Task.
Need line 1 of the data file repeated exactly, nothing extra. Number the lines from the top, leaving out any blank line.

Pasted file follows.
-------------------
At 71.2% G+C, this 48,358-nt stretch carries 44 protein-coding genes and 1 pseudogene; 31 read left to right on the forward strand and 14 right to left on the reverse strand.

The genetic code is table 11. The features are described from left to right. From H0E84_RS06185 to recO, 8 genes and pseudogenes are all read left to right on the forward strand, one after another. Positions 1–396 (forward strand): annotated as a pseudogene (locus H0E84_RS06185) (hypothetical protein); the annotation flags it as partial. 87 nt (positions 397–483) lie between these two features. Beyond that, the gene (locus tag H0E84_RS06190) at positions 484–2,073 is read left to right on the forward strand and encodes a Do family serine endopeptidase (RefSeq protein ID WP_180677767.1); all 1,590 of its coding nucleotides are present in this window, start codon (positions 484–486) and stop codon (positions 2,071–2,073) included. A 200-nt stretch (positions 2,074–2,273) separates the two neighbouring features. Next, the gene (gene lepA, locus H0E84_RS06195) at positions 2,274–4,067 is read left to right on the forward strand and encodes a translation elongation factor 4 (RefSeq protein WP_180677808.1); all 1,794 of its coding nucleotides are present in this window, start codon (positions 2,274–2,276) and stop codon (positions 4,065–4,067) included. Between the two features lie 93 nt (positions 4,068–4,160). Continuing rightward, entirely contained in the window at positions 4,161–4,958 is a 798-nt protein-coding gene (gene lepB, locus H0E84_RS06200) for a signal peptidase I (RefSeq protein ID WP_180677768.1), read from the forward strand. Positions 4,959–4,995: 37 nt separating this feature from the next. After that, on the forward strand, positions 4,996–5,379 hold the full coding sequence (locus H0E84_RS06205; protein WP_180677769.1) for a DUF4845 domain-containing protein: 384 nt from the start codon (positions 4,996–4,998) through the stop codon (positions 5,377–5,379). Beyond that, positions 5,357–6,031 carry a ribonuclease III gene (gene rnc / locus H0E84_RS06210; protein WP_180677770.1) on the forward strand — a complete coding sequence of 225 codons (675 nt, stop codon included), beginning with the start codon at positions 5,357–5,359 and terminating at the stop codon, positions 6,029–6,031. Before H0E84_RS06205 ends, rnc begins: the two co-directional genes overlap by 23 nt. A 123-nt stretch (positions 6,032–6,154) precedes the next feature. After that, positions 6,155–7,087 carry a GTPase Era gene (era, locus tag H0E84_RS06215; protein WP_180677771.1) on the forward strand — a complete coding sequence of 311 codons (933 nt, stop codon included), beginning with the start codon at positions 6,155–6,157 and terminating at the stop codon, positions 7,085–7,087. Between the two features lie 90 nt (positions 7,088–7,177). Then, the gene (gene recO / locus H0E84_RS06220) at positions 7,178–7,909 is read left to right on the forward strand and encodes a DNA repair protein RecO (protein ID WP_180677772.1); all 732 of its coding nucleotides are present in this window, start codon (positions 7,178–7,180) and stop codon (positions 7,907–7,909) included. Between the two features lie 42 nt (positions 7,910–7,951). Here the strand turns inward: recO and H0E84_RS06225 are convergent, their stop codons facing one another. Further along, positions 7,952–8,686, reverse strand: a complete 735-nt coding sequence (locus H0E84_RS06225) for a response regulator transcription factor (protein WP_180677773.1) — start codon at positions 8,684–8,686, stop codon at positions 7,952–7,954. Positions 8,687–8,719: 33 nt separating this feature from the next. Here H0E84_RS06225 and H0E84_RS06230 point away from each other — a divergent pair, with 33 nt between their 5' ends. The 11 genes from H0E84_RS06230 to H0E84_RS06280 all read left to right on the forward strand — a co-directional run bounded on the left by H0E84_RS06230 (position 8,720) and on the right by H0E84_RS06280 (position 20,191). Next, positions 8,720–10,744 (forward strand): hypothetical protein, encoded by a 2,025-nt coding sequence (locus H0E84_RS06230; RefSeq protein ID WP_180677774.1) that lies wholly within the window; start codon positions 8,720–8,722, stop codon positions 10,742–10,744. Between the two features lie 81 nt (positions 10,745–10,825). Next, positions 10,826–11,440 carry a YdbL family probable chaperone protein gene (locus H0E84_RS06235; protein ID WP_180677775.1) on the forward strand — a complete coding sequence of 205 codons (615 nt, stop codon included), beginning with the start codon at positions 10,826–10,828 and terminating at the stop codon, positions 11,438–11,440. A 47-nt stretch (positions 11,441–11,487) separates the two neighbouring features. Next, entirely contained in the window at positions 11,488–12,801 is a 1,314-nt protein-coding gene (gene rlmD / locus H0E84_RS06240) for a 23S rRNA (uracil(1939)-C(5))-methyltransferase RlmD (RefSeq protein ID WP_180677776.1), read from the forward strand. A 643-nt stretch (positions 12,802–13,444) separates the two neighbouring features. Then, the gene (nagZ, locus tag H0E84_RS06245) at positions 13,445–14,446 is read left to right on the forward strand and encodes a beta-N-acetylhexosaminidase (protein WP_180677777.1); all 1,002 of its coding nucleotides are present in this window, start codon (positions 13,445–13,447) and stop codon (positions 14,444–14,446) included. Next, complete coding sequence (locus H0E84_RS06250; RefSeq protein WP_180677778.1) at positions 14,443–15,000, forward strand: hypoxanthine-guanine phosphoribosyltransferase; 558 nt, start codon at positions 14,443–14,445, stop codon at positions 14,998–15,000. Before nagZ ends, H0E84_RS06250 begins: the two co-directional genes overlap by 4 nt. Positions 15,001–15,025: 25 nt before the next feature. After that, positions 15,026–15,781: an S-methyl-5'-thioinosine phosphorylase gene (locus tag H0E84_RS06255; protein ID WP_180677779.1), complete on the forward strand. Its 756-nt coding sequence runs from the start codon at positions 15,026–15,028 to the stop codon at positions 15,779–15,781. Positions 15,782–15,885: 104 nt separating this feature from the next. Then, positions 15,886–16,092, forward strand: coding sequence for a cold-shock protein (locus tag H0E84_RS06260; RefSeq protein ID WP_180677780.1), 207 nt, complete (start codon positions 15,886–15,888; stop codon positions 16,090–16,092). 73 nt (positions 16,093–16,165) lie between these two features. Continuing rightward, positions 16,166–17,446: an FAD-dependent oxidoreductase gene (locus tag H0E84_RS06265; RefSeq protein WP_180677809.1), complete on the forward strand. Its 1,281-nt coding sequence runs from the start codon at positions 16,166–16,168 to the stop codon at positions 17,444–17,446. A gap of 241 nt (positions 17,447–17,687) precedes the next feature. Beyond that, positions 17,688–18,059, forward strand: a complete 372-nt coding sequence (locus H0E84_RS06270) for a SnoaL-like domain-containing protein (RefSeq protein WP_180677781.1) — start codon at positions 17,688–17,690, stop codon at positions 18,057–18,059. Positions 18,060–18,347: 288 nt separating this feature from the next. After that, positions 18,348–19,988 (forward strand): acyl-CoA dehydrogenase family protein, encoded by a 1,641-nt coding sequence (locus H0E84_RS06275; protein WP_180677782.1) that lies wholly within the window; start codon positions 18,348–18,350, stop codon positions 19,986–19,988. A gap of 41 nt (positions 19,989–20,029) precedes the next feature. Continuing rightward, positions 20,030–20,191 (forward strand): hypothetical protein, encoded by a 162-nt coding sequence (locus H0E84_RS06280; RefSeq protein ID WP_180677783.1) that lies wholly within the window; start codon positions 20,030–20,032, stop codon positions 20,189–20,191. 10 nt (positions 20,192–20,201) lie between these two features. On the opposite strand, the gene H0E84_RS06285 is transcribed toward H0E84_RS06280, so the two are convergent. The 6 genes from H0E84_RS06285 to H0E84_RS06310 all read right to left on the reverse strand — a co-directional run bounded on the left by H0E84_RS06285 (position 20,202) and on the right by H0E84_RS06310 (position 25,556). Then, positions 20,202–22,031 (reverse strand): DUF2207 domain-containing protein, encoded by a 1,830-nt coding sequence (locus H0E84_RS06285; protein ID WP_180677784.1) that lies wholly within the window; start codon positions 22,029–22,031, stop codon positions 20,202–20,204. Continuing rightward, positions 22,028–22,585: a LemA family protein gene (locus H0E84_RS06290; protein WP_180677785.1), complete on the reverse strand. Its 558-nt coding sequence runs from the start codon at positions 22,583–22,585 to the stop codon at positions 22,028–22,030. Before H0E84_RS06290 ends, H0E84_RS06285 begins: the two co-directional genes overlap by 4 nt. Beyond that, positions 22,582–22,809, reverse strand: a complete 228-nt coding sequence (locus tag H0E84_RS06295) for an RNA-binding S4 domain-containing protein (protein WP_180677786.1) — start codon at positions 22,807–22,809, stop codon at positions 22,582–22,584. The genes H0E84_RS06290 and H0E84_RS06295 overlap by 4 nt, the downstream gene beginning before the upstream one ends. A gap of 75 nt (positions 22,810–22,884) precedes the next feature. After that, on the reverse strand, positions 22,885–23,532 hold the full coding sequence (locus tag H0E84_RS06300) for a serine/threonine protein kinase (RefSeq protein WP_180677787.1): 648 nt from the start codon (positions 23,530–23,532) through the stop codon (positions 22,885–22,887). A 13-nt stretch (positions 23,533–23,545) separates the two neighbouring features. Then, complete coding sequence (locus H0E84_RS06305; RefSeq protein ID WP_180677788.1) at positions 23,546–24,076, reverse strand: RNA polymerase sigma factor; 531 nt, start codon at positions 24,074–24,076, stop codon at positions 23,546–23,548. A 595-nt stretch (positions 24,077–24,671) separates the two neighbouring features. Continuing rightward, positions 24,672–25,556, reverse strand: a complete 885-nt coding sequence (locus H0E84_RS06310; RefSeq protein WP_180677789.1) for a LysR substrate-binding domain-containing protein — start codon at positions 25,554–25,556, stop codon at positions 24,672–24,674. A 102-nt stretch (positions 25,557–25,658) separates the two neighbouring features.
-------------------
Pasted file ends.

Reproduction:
At 71.2% G+C, this 48,358-nt stretch carries 44 protein-coding genes and 1 pseudogene; 31 read left to right on the forward strand and 14 right to left on the reverse strand.